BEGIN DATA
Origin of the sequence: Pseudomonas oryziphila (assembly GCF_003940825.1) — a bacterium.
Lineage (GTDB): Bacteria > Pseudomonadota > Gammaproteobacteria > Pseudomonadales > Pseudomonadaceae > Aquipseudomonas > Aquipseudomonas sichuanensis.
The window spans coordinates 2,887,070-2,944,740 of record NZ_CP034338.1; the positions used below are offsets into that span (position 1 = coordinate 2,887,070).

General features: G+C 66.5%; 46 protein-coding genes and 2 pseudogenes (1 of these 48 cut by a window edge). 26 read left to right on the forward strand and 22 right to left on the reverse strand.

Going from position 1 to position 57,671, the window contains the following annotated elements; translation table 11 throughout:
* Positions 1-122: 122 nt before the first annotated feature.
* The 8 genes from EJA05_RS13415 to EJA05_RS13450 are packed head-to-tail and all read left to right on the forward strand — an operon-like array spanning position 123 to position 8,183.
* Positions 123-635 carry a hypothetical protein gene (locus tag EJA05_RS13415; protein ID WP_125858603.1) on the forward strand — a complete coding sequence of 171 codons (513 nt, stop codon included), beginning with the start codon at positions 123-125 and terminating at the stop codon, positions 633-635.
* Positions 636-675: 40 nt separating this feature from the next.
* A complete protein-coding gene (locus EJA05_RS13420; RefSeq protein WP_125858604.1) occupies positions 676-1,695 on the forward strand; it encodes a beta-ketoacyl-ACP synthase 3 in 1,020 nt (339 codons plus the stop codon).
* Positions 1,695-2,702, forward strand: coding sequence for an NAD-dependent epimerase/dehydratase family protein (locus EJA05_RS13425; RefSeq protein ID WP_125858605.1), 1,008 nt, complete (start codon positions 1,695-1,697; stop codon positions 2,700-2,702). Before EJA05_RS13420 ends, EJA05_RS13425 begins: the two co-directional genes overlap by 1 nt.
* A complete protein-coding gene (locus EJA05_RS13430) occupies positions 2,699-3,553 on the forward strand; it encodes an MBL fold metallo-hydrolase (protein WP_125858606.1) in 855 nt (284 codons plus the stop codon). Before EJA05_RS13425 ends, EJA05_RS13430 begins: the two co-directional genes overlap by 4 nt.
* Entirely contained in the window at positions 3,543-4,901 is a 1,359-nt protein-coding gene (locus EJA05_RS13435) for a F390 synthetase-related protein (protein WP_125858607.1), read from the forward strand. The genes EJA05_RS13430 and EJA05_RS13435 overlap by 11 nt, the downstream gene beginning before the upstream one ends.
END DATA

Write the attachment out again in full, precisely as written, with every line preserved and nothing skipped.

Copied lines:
Origin of the sequence: Pseudomonas oryziphila (assembly GCF_003940825.1) — a bacterium.
Lineage (GTDB): Bacteria > Pseudomonadota > Gammaproteobacteria > Pseudomonadales > Pseudomonadaceae > Aquipseudomonas > Aquipseudomonas sichuanensis.
The window spans coordinates 2,887,070-2,944,740 of record NZ_CP034338.1; the positions used below are offsets into that span (position 1 = coordinate 2,887,070).

General features: G+C 66.5%; 46 protein-coding genes and 2 pseudogenes (1 of these 48 cut by a window edge). 26 read left to right on the forward strand and 22 right to left on the reverse strand.

Going from position 1 to position 57,671, the window contains the following annotated elements; translation table 11 throughout:
* Positions 1-122: 122 nt before the first annotated feature.
* The 8 genes from EJA05_RS13415 to EJA05_RS13450 are packed head-to-tail and all read left to right on the forward strand — an operon-like array spanning position 123 to position 8,183.
* Positions 123-635 carry a hypothetical protein gene (locus tag EJA05_RS13415; protein ID WP_125858603.1) on the forward strand — a complete coding sequence of 171 codons (513 nt, stop codon included), beginning with the start codon at positions 123-125 and terminating at the stop codon, positions 633-635.
* Positions 636-675: 40 nt separating this feature from the next.
* A complete protein-coding gene (locus EJA05_RS13420; RefSeq protein WP_125858604.1) occupies positions 676-1,695 on the forward strand; it encodes a beta-ketoacyl-ACP synthase 3 in 1,020 nt (339 codons plus the stop codon).
* Positions 1,695-2,702, forward strand: coding sequence for an NAD-dependent epimerase/dehydratase family protein (locus EJA05_RS13425; RefSeq protein ID WP_125858605.1), 1,008 nt, complete (start codon positions 1,695-1,697; stop codon positions 2,700-2,702). Before EJA05_RS13420 ends, EJA05_RS13425 begins: the two co-directional genes overlap by 1 nt.
* A complete protein-coding gene (locus EJA05_RS13430) occupies positions 2,699-3,553 on the forward strand; it encodes an MBL fold metallo-hydrolase (protein WP_125858606.1) in 855 nt (284 codons plus the stop codon). Before EJA05_RS13425 ends, EJA05_RS13430 begins: the two co-directional genes overlap by 4 nt.
* Entirely contained in the window at positions 3,543-4,901 is a 1,359-nt protein-coding gene (locus EJA05_RS13435) for a F390 synthetase-related protein (protein WP_125858607.1), read from the forward strand. The genes EJA05_RS13430 and EJA05_RS13435 overlap by 11 nt, the downstream gene beginning before the upstream one ends.